My mother passed away from cancer in 2016—a short but brutal fight turned into surrender to stage four metastatic lung cancer.
It was six months of doctor visits, medication, pain, suffering, and me hanging on for dear life to the last stitch of my mother’s existence.
To add frosting to the sh*t cake that was losing my only parent, a week later, our cat Ricky, who I’d grown up alongside, also decided this was a good time to die of cancer as well. I promise this ends well. Hang in there…
After I laid my cat to rest in a cardboard box in the garden out back, I sat my mother, in her elegant urn, on my dresser and stared at it for days. What do I do now? I had no one to take care of any longer. (An urn is pretty low maintenance—you just dust the thing.)
After losing my childhood cat, I knew I wanted another pet. The thought process on this went as such: “Well, I would love another cat—but cat fur, gross. A dog is too much work for me right now; I can’t even take myself outside, let alone a dog.” I had always wanted a Sphinx; known colloquially as a “hairless cat,” and while the idea of paying for a designer animal sounded distasteful, I did my research and found a local man who bred them from a short lineage, humanely, and with love, and so I decided to embark on the journey of finding another soul to take care of.
Turns out that soul would end up taking care of me.
A few months later, my partner and I hopped into my car and drove up north on a crisp day in October known to many as Halloween.
I walked through the door, and the man plopped the smallest, pinkest, daintiest little creature I had ever seen into my lap. A chicken nugget, if you will. She looked as if the smallest wind could knock her over, but something about her aura was strong, ethereal, sentient, defiant.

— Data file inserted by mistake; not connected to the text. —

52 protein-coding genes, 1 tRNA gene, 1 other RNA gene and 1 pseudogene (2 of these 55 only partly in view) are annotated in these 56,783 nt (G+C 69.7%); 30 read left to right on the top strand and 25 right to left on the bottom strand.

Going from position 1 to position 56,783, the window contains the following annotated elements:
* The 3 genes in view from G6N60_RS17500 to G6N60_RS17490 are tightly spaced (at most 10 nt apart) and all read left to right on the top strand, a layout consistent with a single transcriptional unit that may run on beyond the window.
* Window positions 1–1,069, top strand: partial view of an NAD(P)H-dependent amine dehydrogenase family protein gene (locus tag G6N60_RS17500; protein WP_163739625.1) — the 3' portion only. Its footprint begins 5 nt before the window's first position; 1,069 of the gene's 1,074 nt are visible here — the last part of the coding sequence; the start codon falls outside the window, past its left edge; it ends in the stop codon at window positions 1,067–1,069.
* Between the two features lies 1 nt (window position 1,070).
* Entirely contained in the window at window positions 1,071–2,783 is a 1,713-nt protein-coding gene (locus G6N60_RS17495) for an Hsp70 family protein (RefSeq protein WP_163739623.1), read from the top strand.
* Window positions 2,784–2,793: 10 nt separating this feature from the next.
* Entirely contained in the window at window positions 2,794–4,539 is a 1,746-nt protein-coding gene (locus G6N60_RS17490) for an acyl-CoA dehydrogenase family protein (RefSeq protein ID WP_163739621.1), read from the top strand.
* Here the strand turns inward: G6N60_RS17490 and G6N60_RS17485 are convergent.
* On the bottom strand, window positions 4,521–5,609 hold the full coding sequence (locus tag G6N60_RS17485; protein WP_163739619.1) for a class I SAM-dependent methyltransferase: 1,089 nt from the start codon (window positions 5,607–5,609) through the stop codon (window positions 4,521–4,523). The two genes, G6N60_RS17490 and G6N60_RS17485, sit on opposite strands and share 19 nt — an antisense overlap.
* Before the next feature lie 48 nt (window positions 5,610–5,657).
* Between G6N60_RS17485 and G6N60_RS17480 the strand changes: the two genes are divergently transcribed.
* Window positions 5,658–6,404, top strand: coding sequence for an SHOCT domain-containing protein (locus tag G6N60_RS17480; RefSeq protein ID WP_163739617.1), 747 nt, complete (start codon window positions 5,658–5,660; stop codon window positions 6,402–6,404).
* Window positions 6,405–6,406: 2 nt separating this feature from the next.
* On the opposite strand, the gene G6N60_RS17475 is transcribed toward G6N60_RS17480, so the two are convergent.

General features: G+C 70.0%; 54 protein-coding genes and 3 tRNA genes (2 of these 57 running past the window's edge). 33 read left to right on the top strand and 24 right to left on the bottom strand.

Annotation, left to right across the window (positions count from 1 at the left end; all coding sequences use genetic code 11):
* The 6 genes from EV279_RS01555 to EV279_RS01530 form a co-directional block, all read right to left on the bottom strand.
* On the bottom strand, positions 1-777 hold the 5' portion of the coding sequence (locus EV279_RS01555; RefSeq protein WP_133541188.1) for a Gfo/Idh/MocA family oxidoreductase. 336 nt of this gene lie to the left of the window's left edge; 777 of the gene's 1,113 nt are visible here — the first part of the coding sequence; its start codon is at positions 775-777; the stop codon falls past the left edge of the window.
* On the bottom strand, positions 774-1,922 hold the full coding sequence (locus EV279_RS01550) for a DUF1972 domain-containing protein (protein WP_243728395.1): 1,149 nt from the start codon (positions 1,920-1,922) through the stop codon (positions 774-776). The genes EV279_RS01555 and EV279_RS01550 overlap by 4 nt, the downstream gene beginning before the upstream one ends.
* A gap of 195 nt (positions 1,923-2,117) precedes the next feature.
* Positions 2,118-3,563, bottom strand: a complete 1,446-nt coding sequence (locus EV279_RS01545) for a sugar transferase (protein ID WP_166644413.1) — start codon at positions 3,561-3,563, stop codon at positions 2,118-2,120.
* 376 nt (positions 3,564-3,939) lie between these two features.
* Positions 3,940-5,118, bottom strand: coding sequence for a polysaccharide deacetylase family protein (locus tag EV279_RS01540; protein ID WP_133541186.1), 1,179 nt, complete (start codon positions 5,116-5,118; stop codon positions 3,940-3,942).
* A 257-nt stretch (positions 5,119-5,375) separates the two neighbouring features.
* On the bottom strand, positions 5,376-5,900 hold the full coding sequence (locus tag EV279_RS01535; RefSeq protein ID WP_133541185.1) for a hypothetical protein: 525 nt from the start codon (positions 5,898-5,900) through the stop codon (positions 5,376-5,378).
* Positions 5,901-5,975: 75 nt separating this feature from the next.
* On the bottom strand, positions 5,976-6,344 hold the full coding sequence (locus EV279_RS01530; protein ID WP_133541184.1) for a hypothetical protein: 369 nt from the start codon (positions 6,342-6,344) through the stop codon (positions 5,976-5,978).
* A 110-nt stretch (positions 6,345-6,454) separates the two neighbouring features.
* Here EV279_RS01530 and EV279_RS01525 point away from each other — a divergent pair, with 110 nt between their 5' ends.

When people say “it was love at first sight,” this is what they mean. I was in love, and her name was Hallow.
It’s funny how animals just show up in your life and you instantly agree, “We are best friends now, right?” She and I were inseparable—bathroom trips and all, amiright, cat people? She reminded me to be excited about life, to entertain curiosity, to cuddle, to be soft and gentle, and to laugh. Her attitude was just that, an attitude, and it still cracks me up to this day. She brought about a new reason to be happy again, in spite of the pain and loss I had endured.
By taking care of her, I also started taking care of myself…because who is going to feed the cat if I die? That little nugget has given me so much, and she can’t even understand me when I tell her (six times a day) how much she means to me.
Sometimes, it takes looking outside yourself for healing, and we all know the best therapy is a snuggle from a sweet companion. Self-care to me is just as important as service to others. Giving without the expectation of it in return is rewarding most often because you end up receiving something greater in return. I can’t recommend cats—or any pet—enough.
And while this may all just be my admittance that I am, unabashedly, a cat lady, I will say that this bald little chicken nugget has saved my life.